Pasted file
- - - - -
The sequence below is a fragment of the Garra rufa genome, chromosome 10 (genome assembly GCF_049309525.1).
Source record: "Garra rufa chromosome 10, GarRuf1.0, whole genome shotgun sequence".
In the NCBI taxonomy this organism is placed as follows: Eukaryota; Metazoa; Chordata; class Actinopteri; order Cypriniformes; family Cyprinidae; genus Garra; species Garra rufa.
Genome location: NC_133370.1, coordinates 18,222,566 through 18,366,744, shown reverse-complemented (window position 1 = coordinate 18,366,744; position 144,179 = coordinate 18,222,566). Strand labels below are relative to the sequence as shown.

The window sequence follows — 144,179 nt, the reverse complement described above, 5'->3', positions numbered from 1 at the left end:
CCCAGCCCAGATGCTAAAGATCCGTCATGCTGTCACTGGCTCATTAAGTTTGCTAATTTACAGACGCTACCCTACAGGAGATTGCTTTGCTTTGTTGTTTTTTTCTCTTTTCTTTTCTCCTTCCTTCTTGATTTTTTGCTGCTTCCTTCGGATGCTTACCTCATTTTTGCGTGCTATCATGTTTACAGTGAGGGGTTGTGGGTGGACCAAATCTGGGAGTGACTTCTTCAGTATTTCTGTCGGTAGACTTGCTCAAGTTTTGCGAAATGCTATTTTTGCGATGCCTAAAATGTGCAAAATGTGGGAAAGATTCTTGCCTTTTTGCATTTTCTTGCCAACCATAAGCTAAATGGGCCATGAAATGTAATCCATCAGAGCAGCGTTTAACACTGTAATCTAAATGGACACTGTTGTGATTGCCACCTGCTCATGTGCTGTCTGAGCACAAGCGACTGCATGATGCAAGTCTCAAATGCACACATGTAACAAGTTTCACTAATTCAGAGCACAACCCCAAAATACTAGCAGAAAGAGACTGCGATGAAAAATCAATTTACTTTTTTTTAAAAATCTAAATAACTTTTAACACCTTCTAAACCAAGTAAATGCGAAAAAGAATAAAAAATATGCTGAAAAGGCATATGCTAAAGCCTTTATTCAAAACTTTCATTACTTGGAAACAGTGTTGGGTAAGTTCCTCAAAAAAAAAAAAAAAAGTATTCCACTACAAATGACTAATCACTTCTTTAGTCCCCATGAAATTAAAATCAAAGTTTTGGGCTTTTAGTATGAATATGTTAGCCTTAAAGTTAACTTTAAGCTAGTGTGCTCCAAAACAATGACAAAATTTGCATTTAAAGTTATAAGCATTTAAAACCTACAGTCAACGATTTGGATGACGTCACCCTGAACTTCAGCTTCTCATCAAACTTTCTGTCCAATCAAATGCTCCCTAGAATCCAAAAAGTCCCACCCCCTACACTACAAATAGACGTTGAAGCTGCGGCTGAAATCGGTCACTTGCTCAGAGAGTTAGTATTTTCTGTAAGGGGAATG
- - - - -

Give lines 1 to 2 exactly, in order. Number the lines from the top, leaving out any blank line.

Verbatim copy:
The sequence below is a fragment of the Garra rufa genome, chromosome 10 (genome assembly GCF_049309525.1).
Source record: "Garra rufa chromosome 10, GarRuf1.0, whole genome shotgun sequence".